Police discretion - Police discretion One of the most...

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Police discretion One of the most controversial distinctions of police authority is their discretion over individual rights. Our nation’s concept and respect for individual rights stems from our forefathers and the creation of the Constitution. Being a country with grassroots in freedom and revolution, our outlook towards individual rights and liberty remain strong. Therefore much emphasis is placed on the Constitution as the rule of law and its interpretation of individual rights affects the way police organizations conduct themselves. Three styles of police behavior in America have been identified: 1) legalistic style of policing; 2) watchman style of policing; and 3) service style of policing. The legalistic style of police behavior is concerned with those police officers who believe they are representatives of the law that they are sworn to uphold. Legalistic police officers refrain from judgment on the basis of the spirit of the law, trying to judge only whether a law is broken or followed. The legalistic style of policing could be equated with the "police officer who would give his own mother a ticket for speeding' philosophy. The watchman style of policing produces the opposite type of police officer. The watchman police style "overlooks" or ignores many violations of the law. These police officers, when not acting on a violation, are inclined to issue more warnings than tickets, and make fewer arrests. The service style of policing makes the greatest use of discretion. These police officers judge each situation on its own merits and base their decision to arrest on the well- being of the community. The service style of policing is a balance between the legalistic and the watchman styles of policing and has been suggested as providing one of the better forms of police-community relations. Police discretion has been defined as "the power to consider all circumstances and then determine whether any legal action is to be taken. Many citizens as well as police officers feel police should not have the authority of discretion. These individuals feel it should be left to the court's discretion whether to inflict punishment upon a lawbreaker or ultimately to decide whether an offense has been committed. The conception of police officers as nonjudges is a misnomer. Police officers must utilize judgment daily in their job performance. Police discretion is used as an arrest or not-to-arrest judgment in the same manner a prosecuting attorney uses discretion in the plea-bargaining process. However, the prosecuting attorney and the judge usually do not have the power of discretion until the police officer makes the decision to arrest. Police officers exercise a tremendous amount of discretion in carrying out their functions. Police encounter a wide range of behaviors and a variety of situations that the law hasn't even thought about yet. One of the most amazing things about policing is not who they arrest, but who and how many they let go (nonarrest options, leniency, underreaction). On the other hand, police work is dangerous, and officers sometimes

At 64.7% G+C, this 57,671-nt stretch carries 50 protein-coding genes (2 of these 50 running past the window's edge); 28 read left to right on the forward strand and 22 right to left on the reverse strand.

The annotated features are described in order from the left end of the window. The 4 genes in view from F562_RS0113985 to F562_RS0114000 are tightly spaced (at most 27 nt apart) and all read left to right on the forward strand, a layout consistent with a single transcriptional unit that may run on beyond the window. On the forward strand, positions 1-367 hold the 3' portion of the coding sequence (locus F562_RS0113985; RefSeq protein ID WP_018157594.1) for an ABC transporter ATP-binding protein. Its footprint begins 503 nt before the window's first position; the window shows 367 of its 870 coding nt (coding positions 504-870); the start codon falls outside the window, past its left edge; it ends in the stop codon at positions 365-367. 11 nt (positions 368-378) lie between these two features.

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This note was uploaded on 11/02/2011 for the course POLICING T 333 taught by Professor Crystaldickersonbynum during the Spring '11 term at University of Phoenix.

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Police discretion - Police discretion One of the most...

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